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    Remembrance
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  • Directed by: Bob Giges Rating: TV-G
    Release Date: 1991 Running Time: 21 mins.
    Language: English Genre: Documentary
    More Info: Wikipedia Category: America


    While falling in love with a non-Jew is controversial for many Jews today, it was much more so when Belle Demner fell for Bill McCoy during the First World War. My Yiddishe Momme McCoy is an intimate portrayal of this 90-year-old Jewish grandmother’s young inter-faith love that blossomed into a 50-year marriage.

    “Belle has a boss that’s so handsome that even I could fall in love with him,” Belle recalls her mother saying to her father. While the comment was made in jest, it upset her strictly Orthodox father, and it stuck with Belle because she was slowly falling in love with her boss, an Irish-Catholic named Bill McCoy.

    Produced and Directed by Belle’s grandson, Bob Giges, My Yiddishe Momme McCoy serves as a tribute to his grandparents and depicts the struggle between romantic love and family expectations. Belle, seated comfortably in her own home, addresses the camera with a tone of intimacy that only her grandson could have inspired. She chronicles the story of how her love blossomed and the struggles the couple faced both before and after their eventual wedding. In the camera’s lens, Belle is quickly revealed as the quirky, kind grandmother that anyone would be happy to call their own.

    The adoration Belle and McCoy felt for one anther transcended the obstacles the couple faced with her religious family and community. Both were willing to make sacrifices in order for their marriage to survive, and while their struggles were apparent, so too were their joys. Married one day short of fifty years, Belle and McCoy shared a rich life that was only possible because of their unshaken dedication to one another.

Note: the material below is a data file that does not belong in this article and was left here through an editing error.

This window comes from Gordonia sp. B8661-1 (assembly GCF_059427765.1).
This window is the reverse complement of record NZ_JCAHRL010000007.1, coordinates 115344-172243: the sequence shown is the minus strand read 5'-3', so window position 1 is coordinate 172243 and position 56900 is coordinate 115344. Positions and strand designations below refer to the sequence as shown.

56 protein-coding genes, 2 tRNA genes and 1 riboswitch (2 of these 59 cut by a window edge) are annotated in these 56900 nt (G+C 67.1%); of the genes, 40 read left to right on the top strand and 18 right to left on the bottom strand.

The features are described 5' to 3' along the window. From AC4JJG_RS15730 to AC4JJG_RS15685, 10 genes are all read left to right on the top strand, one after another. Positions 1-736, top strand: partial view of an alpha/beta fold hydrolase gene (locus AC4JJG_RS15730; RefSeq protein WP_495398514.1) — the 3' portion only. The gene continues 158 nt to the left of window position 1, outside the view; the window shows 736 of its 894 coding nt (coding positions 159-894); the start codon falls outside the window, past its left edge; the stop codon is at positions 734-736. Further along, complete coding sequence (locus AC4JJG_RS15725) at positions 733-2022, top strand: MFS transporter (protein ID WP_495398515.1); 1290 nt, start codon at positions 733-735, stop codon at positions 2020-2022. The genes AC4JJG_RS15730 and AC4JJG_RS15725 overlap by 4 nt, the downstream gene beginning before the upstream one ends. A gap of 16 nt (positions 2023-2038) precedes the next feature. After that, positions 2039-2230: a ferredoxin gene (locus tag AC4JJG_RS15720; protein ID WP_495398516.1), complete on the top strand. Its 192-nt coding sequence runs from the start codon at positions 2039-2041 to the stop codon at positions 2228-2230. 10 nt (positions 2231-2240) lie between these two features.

Born in Vienna, Austria in 1900, Belle was an obedient daughter, and still speaks of her parents with great respect. She admired their dedication to religious observance and wanted to live a life they approved of.

    But when Belle took a job under McCoy, she could only resist his romantic overtures for so long. After he went off to fight and was injured in the First World War, she could not help falling in love after he sent her 52 love letters from a hospital bed. When McCoy came home, the two began an affair, but Belle was adamant that she could never marry him, knowing that doing so would directly oppose her parents’ wishes.

    Indeed, Belle’s mother cried when her daughter confessed that she had fallen in love with McCoy, and her father was initially opposed to their marriage. But McCoy proved himself worthy of Belle and slowly won their respect. Although he had been raised in a Christian church, McCoy undertook the long conversion process to enter the Jewish faith. After watching the twenty-eight-year-old man undergo circumcision without anesthesia, Belle’s father said, “He could murder a man, and I would forgive him.”

    But not everyone accepted their marriage. Belle’s uncle was disgusted that his niece had married a gentile. That McCoy had converted meant nothing to him. Instead of joining the married couple in celebration, her uncle sat shiva, a Jewish mourning ritual that typically accompanies a funeral.

    Despite McCoy’s conversion, conflicts due to their diverging cultural backgrounds were constantly emerging. While Belle insisted on keeping a kosher home so her parents could eat at her house, McCoy would forget and mix up the meat and milk pots. He would also attend Catholic services from time to time and give his children Christmas presents, but Belle insisted his Chiristian activities were cultural rather than religious. “As far as I’m concerned,” she says, “he lived and died a Jew.”





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